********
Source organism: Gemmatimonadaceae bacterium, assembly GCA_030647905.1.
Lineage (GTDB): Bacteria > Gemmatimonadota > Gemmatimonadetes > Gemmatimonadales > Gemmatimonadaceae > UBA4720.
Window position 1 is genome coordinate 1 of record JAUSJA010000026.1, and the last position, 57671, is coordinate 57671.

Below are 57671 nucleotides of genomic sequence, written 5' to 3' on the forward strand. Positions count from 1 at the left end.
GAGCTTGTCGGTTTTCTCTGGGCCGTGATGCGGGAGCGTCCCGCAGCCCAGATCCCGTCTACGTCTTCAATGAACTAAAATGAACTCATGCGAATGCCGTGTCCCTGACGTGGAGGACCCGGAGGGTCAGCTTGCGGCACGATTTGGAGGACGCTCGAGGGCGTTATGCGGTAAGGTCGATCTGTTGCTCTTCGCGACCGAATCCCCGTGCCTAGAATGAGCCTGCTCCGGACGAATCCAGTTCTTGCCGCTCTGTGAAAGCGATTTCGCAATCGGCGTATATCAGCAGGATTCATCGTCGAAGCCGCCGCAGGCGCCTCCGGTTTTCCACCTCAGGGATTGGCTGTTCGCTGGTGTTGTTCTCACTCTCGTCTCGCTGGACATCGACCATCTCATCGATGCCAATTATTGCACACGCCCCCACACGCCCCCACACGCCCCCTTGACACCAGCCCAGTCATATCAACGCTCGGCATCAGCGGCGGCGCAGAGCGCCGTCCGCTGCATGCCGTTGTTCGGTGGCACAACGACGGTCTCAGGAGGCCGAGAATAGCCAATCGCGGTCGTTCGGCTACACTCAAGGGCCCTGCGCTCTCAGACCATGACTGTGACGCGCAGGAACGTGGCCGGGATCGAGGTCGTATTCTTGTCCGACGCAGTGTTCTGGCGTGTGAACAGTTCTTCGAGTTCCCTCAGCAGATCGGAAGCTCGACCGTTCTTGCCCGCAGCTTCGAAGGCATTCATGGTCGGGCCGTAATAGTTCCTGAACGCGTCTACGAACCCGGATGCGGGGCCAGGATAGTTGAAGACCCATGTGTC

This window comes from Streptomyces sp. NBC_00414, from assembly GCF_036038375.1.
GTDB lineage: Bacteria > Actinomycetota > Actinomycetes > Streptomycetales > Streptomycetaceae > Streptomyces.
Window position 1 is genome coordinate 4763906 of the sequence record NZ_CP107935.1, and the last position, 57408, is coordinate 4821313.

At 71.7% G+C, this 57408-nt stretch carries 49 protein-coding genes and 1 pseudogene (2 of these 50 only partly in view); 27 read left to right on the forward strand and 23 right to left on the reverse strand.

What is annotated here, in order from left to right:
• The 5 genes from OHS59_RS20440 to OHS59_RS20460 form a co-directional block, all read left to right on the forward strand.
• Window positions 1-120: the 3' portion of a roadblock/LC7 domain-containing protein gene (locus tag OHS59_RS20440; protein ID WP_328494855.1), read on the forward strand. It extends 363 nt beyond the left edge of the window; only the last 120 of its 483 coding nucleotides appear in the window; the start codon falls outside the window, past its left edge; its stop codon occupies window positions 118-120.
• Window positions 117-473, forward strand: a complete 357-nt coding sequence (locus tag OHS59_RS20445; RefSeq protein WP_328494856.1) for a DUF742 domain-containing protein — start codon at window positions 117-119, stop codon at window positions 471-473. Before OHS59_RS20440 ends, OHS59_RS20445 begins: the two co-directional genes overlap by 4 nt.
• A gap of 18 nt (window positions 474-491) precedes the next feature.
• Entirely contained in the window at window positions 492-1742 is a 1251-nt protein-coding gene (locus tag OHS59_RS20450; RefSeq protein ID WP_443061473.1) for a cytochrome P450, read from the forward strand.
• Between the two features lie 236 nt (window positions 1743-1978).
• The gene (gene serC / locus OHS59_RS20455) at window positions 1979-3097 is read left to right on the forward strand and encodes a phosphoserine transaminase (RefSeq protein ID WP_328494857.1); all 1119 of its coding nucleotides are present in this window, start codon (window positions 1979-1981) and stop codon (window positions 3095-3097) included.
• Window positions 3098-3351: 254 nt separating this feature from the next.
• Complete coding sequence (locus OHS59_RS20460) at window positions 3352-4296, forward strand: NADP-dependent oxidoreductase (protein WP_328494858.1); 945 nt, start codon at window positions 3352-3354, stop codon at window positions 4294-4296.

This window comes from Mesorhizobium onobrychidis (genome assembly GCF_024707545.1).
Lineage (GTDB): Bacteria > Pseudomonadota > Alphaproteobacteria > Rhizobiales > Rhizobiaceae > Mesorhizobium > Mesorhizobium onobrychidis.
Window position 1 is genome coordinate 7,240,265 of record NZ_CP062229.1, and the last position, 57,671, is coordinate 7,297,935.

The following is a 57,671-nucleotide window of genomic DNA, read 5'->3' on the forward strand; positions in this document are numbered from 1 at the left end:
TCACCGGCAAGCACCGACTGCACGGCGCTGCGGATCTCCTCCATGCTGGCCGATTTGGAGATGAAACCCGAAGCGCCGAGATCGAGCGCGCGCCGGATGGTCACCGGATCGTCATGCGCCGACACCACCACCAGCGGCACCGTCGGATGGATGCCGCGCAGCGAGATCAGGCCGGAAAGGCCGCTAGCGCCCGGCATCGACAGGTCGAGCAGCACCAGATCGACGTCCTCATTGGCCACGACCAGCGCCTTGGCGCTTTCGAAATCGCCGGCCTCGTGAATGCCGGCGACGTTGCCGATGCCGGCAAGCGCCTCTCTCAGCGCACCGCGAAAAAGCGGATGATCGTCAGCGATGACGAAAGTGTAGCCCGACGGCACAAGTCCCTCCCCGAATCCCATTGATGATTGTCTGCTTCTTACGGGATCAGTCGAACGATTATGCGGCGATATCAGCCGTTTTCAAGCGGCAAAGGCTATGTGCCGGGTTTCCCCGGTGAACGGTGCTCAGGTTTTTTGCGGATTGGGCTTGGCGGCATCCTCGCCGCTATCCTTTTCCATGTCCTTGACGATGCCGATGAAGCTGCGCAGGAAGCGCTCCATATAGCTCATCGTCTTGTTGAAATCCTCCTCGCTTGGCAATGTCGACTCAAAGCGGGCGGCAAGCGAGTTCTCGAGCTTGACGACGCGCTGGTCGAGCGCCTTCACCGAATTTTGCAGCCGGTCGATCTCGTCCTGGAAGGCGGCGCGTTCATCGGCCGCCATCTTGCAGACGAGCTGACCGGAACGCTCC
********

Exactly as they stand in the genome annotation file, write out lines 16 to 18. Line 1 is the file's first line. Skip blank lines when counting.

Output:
• Between the two features lie 236 nt (window positions 1743-1978).
• The gene (gene serC / locus OHS59_RS20455) at window positions 1979-3097 is read left to right on the forward strand and encodes a phosphoserine transaminase (RefSeq protein ID WP_328494857.1); all 1119 of its coding nucleotides are present in this window, start codon (window positions 1979-1981) and stop codon (window positions 3095-3097) included.
• Window positions 3098-3351: 254 nt separating this feature from the next.